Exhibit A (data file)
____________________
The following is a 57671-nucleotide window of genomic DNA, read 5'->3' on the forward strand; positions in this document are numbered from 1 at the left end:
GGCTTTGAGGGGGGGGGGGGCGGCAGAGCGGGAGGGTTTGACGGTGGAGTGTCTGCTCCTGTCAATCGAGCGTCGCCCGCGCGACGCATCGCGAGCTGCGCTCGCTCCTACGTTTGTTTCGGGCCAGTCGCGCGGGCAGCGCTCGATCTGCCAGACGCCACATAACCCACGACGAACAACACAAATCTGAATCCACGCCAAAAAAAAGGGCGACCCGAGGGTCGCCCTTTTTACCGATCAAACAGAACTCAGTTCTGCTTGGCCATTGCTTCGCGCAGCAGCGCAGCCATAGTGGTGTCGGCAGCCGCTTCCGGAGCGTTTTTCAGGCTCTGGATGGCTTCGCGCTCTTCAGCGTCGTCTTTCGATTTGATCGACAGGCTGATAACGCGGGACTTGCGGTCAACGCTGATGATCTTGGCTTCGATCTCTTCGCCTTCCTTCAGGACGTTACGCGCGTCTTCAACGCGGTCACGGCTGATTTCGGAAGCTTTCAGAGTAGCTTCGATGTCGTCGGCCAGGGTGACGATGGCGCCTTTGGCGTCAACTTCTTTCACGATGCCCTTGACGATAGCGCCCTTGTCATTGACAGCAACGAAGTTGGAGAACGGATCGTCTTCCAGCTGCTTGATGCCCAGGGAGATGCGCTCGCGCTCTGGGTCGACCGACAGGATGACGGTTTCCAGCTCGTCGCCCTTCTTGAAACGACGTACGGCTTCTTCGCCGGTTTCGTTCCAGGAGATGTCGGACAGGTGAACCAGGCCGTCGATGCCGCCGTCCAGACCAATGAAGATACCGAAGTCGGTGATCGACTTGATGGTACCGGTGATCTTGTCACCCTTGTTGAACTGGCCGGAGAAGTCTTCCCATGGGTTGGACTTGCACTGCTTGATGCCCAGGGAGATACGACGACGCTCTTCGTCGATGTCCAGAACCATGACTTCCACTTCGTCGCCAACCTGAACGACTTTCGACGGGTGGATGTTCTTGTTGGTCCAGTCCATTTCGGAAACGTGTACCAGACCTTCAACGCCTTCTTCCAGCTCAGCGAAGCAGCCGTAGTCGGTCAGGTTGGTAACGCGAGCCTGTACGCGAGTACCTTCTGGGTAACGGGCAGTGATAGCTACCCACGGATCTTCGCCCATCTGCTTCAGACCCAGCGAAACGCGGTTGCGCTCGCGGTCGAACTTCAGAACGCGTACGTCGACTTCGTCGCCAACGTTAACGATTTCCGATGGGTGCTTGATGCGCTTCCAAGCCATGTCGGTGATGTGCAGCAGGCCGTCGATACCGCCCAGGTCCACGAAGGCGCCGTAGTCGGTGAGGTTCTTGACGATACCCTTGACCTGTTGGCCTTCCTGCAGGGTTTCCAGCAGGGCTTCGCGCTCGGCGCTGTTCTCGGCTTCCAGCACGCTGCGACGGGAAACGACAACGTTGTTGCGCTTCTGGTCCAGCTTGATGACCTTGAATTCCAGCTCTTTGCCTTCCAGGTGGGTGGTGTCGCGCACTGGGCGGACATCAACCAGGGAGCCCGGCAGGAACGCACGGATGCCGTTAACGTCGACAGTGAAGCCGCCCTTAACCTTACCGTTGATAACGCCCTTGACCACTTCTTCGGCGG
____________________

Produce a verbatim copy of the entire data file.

The following is a 57671-nucleotide window of genomic DNA, read 5'->3' on the forward strand; positions in this document are numbered from 1 at the left end:
GGCTTTGAGGGGGGGGGGGGCGGCAGAGCGGGAGGGTTTGACGGTGGAGTGTCTGCTCCTGTCAATCGAGCGTCGCCCGCGCGACGCATCGCGAGCTGCGCTCGCTCCTACGTTTGTTTCGGGCCAGTCGCGCGGGCAGCGCTCGATCTGCCAGACGCCACATAACCCACGACGAACAACACAAATCTGAATCCACGCCAAAAAAAAGGGCGACCCGAGGGTCGCCCTTTTTACCGATCAAACAGAACTCAGTTCTGCTTGGCCATTGCTTCGCGCAGCAGCGCAGCCATAGTGGTGTCGGCAGCCGCTTCCGGAGCGTTTTTCAGGCTCTGGATGGCTTCGCGCTCTTCAGCGTCGTCTTTCGATTTGATCGACAGGCTGATAACGCGGGACTTGCGGTCAACGCTGATGATCTTGGCTTCGATCTCTTCGCCTTCCTTCAGGACGTTACGCGCGTCTTCAACGCGGTCACGGCTGATTTCGGAAGCTTTCAGAGTAGCTTCGATGTCGTCGGCCAGGGTGACGATGGCGCCTTTGGCGTCAACTTCTTTCACGATGCCCTTGACGATAGCGCCCTTGTCATTGACAGCAACGAAGTTGGAGAACGGATCGTCTTCCAGCTGCTTGATGCCCAGGGAGATGCGCTCGCGCTCTGGGTCGACCGACAGGATGACGGTTTCCAGCTCGTCGCCCTTCTTGAAACGACGTACGGCTTCTTCGCCGGTTTCGTTCCAGGAGATGTCGGACAGGTGAACCAGGCCGTCGATGCCGCCGTCCAGACCAATGAAGATACCGAAGTCGGTGATCGACTTGATGGTACCGGTGATCTTGTCACCCTTGTTGAACTGGCCGGAGAAGTCTTCCCATGGGTTGGACTTGCACTGCTTGATGCCCAGGGAGATACGACGACGCTCTTCGTCGATGTCCAGAACCATGACTTCCACTTCGTCGCCAACCTGAACGACTTTCGACGGGTGGATGTTCTTGTTGGTCCAGTCCATTTCGGAAACGTGTACCAGACCTTCAACGCCTTCTTCCAGCTCAGCGAAGCAGCCGTAGTCGGTCAGGTTGGTAACGCGAGCCTGTACGCGAGTACCTTCTGGGTAACGGGCAGTGATAGCTACCCACGGATCTTCGCCCATCTGCTTCAGACCCAGCGAAACGCGGTTGCGCTCGCGGTCGAACTTCAGAACGCGTACGTCGACTTCGTCGCCAACGTTAACGATTTCCGATGGGTGCTTGATGCGCTTCCAAGCCATGTCGGTGATGTGCAGCAGGCCGTCGATACCGCCCAGGTCCACGAAGGCGCCGTAGTCGGTGAGGTTCTTGACGATACCCTTGACCTGTTGGCCTTCCTGCAGGGTTTCCAGCAGGGCTTCGCGCTCGGCGCTGTTCTCGGCTTCCAGCACGCTGCGACGGGAAACGACAACGTTGTTGCGCTTCTGGTCCAGCTTGATGACCTTGAATTCCAGCTCTTTGCCTTCCAGGTGGGTGGTGTCGCGCACTGGGCGGACATCAACCAGGGAGCCCGGCAGGAACGCACGGATGCCGTTAACGTCGACAGTGAAGCCGCCCTTAACCTTACCGTTGATAACGCCCTTGACCACTTCTTCGGCGG